Satya Nadella at Microsoft Ignite 2021 embraced the Metaverse this week. Announcing Mesh for Microsoft Teams, a 2D/3D virtual environment for team collaboration. I’ll explain how Microsoft Teams works in government I.T. and how Mesh could change nothing.
IRL Team Meetings
I work in government I.T. as a system administrator for a federal cybersecurity project. Since this is a Microsoft shop, we use Microsoft Teams for all our meetings. During a typical work week, I attend half-dozen meetings of various sizes and usages of video.
- Small meetings with a half-dozen people and one person speaking on video.
- Medium meetings with 30 to 50 people and one or two people speaking on video.
- Large meetings with 300 people and no one speaking on video.
Two reasons for why video isn’t in use: privacy and bandwidth.
Since everyone works from home, no one wants to be on video. The background blurring effect does a good job at hiding what is behind someone. If someone moves around, the blurring effect flickers and the background is visible. Not everyone has an empty bedroom for their work from home office.
I have a piece of black tape covering the webcam on my work laptop. A practice that I followed after FBI Director James Comey admitted to taping his webcam in 2016. When I do pull back the tape on webcam, I’m trying to win a $25 US gift card for wearing the t-shirt color of the month.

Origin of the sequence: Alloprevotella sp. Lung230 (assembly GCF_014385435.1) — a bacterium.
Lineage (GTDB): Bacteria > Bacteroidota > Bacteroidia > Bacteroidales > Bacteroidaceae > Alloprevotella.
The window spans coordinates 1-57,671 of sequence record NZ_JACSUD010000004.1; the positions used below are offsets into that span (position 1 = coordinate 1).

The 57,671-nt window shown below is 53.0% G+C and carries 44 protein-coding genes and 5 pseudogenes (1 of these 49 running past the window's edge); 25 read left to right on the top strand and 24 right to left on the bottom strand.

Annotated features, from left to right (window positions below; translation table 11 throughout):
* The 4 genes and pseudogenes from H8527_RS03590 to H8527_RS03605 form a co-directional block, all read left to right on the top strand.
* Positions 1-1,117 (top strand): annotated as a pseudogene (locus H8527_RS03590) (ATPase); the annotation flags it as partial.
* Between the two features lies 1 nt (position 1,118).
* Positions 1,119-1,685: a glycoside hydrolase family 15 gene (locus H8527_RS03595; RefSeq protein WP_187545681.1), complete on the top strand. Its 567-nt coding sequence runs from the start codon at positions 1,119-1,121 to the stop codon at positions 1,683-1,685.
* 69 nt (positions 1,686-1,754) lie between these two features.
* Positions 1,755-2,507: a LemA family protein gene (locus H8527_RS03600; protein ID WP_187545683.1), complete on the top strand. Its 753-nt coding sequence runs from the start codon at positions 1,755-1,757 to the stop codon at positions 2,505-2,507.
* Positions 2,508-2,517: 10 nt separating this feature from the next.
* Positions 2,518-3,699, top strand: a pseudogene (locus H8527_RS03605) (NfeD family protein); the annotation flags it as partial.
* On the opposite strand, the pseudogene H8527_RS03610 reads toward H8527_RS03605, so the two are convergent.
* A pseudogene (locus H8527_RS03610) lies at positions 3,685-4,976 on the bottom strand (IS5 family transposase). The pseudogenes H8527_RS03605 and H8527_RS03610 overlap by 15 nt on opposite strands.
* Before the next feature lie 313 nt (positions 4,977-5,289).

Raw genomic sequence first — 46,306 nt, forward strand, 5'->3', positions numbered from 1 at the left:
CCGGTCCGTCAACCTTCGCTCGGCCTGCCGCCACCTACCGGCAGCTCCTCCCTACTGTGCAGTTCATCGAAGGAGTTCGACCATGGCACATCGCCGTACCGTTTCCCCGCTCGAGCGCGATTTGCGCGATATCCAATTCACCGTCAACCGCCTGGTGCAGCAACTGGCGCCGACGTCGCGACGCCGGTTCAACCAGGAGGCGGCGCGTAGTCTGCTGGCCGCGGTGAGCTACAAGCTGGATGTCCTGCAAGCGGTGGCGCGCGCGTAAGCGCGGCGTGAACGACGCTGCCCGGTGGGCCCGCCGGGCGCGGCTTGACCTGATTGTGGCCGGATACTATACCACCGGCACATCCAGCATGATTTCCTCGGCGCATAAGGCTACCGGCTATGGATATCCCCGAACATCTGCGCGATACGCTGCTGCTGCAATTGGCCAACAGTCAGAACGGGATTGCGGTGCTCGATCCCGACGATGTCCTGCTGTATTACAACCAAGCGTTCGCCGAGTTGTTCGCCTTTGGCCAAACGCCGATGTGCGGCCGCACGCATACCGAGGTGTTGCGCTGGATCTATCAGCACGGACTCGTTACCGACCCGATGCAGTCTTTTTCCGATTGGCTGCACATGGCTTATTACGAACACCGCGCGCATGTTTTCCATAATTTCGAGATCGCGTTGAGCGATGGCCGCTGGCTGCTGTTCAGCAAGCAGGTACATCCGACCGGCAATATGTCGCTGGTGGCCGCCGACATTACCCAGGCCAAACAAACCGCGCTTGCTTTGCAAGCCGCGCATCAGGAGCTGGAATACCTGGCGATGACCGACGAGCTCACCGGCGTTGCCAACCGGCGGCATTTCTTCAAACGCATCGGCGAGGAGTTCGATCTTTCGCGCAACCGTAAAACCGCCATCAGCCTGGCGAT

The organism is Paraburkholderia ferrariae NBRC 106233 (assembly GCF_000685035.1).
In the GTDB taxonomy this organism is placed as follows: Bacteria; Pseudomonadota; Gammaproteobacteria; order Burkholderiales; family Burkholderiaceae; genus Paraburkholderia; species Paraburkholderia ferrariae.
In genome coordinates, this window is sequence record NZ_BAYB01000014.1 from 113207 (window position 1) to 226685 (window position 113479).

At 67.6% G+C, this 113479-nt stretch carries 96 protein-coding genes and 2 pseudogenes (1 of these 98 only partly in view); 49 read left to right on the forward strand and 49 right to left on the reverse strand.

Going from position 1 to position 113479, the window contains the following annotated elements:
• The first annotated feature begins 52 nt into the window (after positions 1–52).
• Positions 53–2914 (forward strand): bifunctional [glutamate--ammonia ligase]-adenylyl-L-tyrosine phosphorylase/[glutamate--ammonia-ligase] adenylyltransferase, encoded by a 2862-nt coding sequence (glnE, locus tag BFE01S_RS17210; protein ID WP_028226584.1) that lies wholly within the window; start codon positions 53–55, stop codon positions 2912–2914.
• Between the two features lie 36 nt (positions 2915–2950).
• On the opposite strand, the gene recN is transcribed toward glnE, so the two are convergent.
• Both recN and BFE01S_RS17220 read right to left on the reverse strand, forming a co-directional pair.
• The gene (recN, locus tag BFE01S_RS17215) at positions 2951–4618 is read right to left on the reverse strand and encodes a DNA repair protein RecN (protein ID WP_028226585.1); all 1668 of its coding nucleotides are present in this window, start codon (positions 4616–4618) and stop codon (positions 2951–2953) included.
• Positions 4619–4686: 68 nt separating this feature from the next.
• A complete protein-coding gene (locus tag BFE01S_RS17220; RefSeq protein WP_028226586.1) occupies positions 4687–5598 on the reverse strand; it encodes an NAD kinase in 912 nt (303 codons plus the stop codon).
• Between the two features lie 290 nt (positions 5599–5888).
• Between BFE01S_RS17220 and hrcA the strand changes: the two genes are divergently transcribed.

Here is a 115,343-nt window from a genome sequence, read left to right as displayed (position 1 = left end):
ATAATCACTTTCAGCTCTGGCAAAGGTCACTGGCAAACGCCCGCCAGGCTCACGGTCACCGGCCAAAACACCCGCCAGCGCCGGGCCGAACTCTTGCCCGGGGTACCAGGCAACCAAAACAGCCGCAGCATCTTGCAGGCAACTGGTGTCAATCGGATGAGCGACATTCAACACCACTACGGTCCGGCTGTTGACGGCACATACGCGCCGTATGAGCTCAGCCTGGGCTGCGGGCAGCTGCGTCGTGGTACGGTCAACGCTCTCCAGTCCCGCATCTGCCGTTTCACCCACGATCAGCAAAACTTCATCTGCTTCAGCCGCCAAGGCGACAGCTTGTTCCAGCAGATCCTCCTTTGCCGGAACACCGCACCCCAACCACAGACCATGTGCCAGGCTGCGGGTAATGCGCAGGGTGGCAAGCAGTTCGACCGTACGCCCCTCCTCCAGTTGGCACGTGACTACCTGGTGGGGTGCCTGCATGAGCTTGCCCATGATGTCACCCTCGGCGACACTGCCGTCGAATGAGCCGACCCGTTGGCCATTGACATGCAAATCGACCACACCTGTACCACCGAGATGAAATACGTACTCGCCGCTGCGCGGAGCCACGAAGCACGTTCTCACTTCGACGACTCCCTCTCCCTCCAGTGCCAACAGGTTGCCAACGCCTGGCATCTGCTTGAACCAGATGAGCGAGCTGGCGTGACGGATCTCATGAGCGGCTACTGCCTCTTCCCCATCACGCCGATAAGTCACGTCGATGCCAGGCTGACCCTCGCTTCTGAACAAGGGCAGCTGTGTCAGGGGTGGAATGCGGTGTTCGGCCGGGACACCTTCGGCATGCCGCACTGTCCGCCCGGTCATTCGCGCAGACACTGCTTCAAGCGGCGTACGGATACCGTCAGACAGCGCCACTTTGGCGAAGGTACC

A technical reason for not using video is the lack of bandwidth. If 300 people are using video in a meeting, Teams will slow down, drop callers, and have poor audio. The simplest solution is turn off or limit the use of video.
Keep in mind that government I.T. has many employees in many locations throughout the U.S. Bandwidth can vary from location to location and sometimes within the same site. Large corporations have fewer employees in fewer locations and can afford better bandwidth.
If bandwidth for video is a problem, a virtual environment will demand even more bandwidth.
Mesh for Microsoft Teams
When Mesh for Microsoft Teams become available, 2D avatars will be available at first. An ideal version of yourself with a virtual background that reveals nothing personal. Using 2D avatars can present the same bandwidth problems as using video.
As for a 3D virtual environment, bandwidth is not the only consideration. Each team member will need their own 3D equipment. Microsoft sells different models of the HoloLens 2 headset from $3,000 US to $5,200 US.
To put those numbers into perspective, my work laptop cost $3,000 US. Adding virtual gear will double the cost to $6,000 US per employee. I don’t see the Metaverse coming to government I.T. anytime soon.